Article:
The Difference Between Leading and Managing

Some managers come up through the ranks, while others have been brought in because of their education or experience managing people and projects. Regardless of how you became a leader, here you are, and your job has two major priorities: getting the most out of your team and getting the project done right.

When you’re trying to inspire, encourage and engage your staff, you have to be both a manager and a leader. When you want your employees, whether permanent or temporary, to be more productive, you have to know which role is best suited to get them there. Managing a team is more about maintenance – keeping a well-oiled machine going. However, when individual employees are in need of new energy and a boost to morale, focusing on leadership is the way to go.

The Difference Between Leading and Managing 1

Managers are about business; leaders are about people.
Management is the brain behind the business. They strategize plans and analyze statistics that boost the bottom line and promote the company image. Leaders hone in more on the individual workers, providing the support and encouragement they need to do their best work.

Managers oversee; leaders guide.
Managers check in on their employees and often observe from a distance, focusing on the overall process as a whole. Leaders guide their staff through steps and stages, working with them to create a more efficient and effective workplace. Of course, sometimes these roles overlap, so it is not uncommon for managers and leaders to wear interchangeable hats.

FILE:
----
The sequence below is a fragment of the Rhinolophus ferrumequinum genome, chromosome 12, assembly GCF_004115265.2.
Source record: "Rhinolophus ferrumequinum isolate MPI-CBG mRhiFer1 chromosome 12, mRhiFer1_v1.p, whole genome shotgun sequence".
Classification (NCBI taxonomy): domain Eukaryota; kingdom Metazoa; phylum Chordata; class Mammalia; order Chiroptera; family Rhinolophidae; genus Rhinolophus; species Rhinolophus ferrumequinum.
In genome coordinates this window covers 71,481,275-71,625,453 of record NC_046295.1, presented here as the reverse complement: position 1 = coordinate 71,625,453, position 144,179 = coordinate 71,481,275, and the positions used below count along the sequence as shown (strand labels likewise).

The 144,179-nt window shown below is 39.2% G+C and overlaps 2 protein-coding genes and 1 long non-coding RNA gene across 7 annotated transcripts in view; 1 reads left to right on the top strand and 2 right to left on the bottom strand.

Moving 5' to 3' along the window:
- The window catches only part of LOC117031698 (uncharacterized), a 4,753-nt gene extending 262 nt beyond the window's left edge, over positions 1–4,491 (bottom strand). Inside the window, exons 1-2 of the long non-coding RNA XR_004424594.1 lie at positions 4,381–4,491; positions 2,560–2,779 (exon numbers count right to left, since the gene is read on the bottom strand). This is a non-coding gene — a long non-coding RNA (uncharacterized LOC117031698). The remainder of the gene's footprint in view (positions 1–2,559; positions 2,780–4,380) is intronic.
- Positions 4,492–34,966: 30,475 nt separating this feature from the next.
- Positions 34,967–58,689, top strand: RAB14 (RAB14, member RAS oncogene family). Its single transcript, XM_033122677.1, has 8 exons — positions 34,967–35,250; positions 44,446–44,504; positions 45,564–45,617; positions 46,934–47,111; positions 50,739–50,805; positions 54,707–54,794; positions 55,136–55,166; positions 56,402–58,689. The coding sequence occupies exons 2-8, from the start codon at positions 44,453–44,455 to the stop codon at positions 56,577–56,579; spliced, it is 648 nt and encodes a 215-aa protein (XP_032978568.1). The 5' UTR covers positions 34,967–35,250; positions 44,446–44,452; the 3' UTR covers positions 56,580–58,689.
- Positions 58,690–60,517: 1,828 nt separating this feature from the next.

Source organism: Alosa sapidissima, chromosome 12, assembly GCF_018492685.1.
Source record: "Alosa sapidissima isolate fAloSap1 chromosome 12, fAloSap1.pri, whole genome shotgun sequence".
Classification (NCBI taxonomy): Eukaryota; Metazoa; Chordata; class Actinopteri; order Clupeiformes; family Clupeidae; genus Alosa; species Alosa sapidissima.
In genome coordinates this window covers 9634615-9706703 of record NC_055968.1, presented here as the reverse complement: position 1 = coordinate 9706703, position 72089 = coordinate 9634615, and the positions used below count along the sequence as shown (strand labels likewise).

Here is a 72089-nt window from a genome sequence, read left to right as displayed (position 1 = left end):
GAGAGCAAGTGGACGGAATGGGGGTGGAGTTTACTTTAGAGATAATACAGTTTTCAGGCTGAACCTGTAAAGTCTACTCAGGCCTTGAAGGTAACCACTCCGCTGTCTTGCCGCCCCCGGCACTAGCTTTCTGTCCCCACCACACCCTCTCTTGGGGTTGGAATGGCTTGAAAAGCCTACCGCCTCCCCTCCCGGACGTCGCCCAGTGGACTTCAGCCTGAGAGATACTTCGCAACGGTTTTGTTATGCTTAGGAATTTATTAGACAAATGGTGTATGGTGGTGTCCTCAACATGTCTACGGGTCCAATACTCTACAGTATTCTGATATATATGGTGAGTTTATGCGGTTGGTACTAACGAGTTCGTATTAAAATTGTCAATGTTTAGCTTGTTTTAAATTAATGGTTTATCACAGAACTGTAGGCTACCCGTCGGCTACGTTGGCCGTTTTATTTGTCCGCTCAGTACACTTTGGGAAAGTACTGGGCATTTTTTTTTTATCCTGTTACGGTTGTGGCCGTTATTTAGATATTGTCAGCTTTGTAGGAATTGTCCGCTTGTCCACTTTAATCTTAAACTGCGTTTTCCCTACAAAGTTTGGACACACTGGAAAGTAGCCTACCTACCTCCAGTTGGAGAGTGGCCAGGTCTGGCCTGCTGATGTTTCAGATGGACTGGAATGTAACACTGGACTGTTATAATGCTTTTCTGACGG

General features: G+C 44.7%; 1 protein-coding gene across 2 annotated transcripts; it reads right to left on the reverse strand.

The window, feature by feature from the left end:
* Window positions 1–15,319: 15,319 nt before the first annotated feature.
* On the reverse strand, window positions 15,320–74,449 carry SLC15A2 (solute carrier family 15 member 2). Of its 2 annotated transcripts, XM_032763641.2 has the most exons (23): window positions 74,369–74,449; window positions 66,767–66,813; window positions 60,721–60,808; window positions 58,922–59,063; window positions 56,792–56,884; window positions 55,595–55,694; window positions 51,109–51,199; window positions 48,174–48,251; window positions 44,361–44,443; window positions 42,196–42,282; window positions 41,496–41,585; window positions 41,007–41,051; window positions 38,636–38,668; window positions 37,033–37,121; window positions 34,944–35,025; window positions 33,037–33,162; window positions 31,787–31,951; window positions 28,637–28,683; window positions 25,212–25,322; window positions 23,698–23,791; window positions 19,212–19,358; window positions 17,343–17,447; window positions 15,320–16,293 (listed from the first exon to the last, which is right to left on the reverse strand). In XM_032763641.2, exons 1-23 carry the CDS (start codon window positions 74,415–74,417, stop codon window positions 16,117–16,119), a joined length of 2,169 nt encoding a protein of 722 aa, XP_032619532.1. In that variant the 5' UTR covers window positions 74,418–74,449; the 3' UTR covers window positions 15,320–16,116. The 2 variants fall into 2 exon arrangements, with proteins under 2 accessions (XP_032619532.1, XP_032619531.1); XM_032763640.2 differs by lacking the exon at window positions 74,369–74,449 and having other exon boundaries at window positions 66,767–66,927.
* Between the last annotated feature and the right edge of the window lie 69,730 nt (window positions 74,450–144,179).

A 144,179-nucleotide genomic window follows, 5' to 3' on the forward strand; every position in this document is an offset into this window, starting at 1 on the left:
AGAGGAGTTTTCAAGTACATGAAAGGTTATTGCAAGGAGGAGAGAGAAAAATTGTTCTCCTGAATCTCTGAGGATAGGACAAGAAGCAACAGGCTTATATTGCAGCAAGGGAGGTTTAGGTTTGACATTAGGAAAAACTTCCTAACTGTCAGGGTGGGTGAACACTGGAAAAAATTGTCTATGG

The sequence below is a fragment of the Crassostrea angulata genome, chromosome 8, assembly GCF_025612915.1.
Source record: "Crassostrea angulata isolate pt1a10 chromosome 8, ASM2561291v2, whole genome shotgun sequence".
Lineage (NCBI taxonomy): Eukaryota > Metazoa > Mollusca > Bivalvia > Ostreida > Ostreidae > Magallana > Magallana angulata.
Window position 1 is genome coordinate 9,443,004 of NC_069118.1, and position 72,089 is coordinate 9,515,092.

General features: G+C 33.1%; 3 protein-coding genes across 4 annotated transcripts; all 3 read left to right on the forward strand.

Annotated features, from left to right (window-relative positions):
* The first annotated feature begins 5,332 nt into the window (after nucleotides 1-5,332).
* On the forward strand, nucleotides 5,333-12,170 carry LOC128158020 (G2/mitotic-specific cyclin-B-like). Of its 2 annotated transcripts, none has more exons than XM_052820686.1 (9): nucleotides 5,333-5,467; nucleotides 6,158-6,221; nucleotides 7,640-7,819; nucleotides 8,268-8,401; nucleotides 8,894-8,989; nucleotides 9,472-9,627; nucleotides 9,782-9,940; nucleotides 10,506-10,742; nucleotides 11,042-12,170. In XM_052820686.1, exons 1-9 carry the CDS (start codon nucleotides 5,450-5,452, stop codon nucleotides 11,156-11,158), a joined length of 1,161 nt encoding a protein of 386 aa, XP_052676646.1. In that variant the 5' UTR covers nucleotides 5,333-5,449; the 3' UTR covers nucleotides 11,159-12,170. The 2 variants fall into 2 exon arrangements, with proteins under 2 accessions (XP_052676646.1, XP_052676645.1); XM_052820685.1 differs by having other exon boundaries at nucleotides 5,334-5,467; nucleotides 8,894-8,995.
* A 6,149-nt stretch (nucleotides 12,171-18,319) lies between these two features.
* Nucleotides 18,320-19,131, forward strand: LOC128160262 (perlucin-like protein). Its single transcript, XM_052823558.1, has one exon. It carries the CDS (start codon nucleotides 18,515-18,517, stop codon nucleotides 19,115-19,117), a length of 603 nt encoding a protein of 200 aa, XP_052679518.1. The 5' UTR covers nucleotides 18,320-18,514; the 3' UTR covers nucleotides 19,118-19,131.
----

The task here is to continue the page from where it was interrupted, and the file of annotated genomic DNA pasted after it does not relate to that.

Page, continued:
Managers are task-oriented; leaders are goal-oriented.
Managers assign duties and provide their departments with the tools needed to accomplish tasks. They keep their employees on time and organized, as well as measure success by examining the deliverables. Leaders look at the goal, the desired end result, and let their employees accomplish their goals by choosing their own means. They provide support and training when necessary, but tend to work toward the bigger picture.

Managers plan projects; leaders motivate the team.
While management outlines the objectives for a new project or process, leaders motivate the team to get there. Milestones are mapped out by managers, and they are often the ones to delegate and assign tasks. Leaders conduct the committee meetings, facilitate collaboration and give the team feedback on their progress.

Managers measure value; leaders create it.
When it comes down to understanding if the job was done right, managers have the tools to get results. They measure outcomes, analyze data and develop strategies for the next project on the horizon. However, leaders are often in the thick of it, working alongside their crew every step of the way. They enable their employees to be more productive by leading by example.

Are you looking for new strategies to motivate your team? Do you have opportunities for leaders and managers? Burnett Specialists or Choice Specialists can help bring in fresh perspectives to address your staffing and placement needs. Whether you need temporary workers to lead special projects or a manager to reinvigorate a low-performing department, we have talented, prescreened candidates ready to work. Contact us today and let us develop workforce solutions to meet your changing needs.